What’s the role of Hackney CVS?
Hackney CVS is the organisation people go to when they want to engage with local communities and particularly the local voluntary and community sector. Our role is to be a catalyst for change, focused on tackling the inequalities that Hackney still has. Hackney is a borough where the difference between rich and poor is increasing.
Our job is to support lots of community groups, charities and voluntary organisations to help residents. We do that in many different ways: we provide advice and training and we also act as a bridge between the public sector and local community groups – that allows them to influence how the public sector does its work.
Can you give me a short overview on the history of Hackney CVS?
Hackney CVS was formally created in May 1997 – so 2017 marks our 20th year of operation. We were set up as a result of a survey that the council did to ask local communities what sort of organisation they needed. I started in 2001 and there were just three members of staff at that point. Now our turnover is around £3.2m every year and most of that money goes through Hackney CVS to local charities and community groups. We employ over 30 staff and have about 50 volunteers every year, so we’ve grown very much since our humble beginnings.
What are your plans for the next two years?
We’ve got a number of projects that will still be running over the next two years, such as Connect Hackney, which is tackling social isolation among residents who are aged over 50. However, we also need to be looking for new funding opportunities as the amount of money that comes from the council and the NHS is shrinking. We need to get better at attracting resources for local community groups which, in some cases, are going to be struggling to survive.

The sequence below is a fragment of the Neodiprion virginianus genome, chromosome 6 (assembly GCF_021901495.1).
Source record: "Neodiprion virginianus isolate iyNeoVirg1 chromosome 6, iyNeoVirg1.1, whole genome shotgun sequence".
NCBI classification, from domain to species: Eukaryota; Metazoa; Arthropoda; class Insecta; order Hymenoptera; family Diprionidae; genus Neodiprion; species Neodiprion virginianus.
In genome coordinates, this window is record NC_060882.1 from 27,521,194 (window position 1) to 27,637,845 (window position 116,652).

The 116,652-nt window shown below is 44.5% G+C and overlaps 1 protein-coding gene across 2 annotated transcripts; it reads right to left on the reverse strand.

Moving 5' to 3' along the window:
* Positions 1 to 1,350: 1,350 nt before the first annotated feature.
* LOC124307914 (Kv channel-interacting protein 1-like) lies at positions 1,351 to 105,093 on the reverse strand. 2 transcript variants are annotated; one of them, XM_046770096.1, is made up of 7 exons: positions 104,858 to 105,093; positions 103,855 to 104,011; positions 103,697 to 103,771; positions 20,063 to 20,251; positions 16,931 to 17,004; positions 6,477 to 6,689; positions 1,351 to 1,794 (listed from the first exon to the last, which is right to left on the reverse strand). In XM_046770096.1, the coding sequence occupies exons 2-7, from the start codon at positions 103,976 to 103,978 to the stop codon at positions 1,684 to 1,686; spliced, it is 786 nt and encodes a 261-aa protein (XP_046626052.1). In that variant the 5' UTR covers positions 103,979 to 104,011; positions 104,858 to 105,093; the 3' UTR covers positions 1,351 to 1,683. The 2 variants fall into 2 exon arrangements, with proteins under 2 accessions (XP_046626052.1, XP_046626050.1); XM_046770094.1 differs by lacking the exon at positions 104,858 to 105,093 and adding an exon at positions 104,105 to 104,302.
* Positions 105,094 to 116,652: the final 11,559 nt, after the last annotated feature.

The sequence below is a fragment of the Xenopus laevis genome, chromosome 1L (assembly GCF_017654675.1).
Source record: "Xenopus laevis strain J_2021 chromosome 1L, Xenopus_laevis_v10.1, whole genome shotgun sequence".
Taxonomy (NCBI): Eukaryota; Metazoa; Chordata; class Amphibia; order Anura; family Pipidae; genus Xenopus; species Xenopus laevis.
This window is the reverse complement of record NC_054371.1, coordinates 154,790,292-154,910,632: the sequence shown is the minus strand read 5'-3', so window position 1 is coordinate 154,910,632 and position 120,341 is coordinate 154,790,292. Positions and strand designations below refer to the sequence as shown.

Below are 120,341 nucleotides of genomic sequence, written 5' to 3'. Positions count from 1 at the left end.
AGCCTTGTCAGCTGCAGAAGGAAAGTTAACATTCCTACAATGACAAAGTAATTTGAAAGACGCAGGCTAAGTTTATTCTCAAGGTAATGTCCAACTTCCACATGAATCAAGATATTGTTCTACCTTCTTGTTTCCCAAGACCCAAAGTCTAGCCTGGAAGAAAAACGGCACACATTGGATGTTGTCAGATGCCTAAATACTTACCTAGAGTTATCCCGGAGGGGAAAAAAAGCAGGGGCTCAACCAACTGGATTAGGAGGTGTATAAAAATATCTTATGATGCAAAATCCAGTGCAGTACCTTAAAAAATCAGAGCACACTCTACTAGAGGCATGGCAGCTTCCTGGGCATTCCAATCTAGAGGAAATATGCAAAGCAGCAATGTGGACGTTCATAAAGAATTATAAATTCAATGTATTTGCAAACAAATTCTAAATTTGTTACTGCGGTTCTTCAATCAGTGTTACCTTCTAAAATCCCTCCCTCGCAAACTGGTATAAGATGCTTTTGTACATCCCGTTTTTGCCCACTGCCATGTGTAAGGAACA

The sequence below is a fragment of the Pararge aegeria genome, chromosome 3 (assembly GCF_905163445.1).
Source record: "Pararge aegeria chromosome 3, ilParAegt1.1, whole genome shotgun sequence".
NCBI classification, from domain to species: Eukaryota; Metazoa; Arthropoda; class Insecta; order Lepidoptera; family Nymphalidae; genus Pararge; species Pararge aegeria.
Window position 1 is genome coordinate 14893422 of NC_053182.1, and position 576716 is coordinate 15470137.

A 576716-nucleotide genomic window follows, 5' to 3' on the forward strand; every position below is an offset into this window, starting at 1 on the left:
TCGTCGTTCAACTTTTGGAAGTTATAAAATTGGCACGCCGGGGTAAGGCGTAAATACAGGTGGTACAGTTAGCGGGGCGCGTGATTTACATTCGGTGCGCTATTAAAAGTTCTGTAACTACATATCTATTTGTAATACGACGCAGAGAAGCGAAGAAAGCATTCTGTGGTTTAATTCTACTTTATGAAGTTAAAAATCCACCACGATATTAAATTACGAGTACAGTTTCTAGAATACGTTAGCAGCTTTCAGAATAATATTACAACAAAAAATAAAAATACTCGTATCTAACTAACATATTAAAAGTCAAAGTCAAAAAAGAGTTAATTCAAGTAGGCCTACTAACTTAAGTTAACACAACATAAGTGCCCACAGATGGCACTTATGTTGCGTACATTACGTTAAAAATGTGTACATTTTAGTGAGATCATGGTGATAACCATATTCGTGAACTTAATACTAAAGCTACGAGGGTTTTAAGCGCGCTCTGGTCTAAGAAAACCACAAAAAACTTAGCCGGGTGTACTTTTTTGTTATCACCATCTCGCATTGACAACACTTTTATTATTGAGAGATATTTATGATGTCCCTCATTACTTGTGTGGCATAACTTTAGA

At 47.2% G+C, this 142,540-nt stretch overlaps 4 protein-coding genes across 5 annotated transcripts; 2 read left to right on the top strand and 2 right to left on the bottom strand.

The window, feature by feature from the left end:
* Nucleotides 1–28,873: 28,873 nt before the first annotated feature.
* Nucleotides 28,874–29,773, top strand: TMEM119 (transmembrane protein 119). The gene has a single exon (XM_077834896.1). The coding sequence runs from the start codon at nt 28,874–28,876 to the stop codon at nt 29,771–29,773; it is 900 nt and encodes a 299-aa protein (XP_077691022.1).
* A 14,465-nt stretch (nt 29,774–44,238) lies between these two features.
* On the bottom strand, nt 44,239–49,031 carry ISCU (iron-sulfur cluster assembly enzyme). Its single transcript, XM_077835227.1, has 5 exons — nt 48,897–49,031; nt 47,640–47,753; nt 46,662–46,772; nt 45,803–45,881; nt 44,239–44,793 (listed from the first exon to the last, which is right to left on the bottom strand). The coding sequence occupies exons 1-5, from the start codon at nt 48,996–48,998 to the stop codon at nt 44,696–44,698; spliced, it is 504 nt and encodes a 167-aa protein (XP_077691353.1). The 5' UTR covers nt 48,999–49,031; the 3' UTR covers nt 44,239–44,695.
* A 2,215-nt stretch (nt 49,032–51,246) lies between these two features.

We want to look at how we can work with local residents and businesses that are interested in giving back to the community. We are going to do a number of events where people can donate their time, expertise or money to local charities and community groups.
As CEO I’m really excited about plans to redevelop parts of Dalston because that includes the building we are based in. It would be great to redevelop it into a building that can offer modern facilities for local communities.
What difference does Hackney CVS make?
Through our young people’s projects we’ve helped around 170 young people into work. Through our Families First education programme we have supported 725 children and families from black and minority ethnic backgrounds to achieve better educational outcomes. We’ve been doing a lot of work to help really marginalised people navigate through the NHS better and get better health outcomes. This is really important in terms of supporting and enabling people with complex health and social care needs to access the correct support and the services they need.
Through our 20 years’ history, we’ve channelled millions of pounds – about £15m – into local community projects. If you asked people at Hackney Council, they would probably say we had made a big difference to their understanding of local communities.
I’d like to think that anyone can come through our doors with a problem and we will help them solve it or help them find somebody who can help. Because we champion equality and diversity we are able to help people influence the services provided to them and their peers.
No service can be a one-size-fits-all service in Hackney – it doesn’t work because we have so many different communities. How you support the Turkish community is different to how you support the Vietnamese community. I like the idea of Hackney CVS being everyone’s friend and advocate because so many people haven’t got anyone they can turn to for support.
Our job is to support lots of community groups, charities and voluntary organisations to help residents.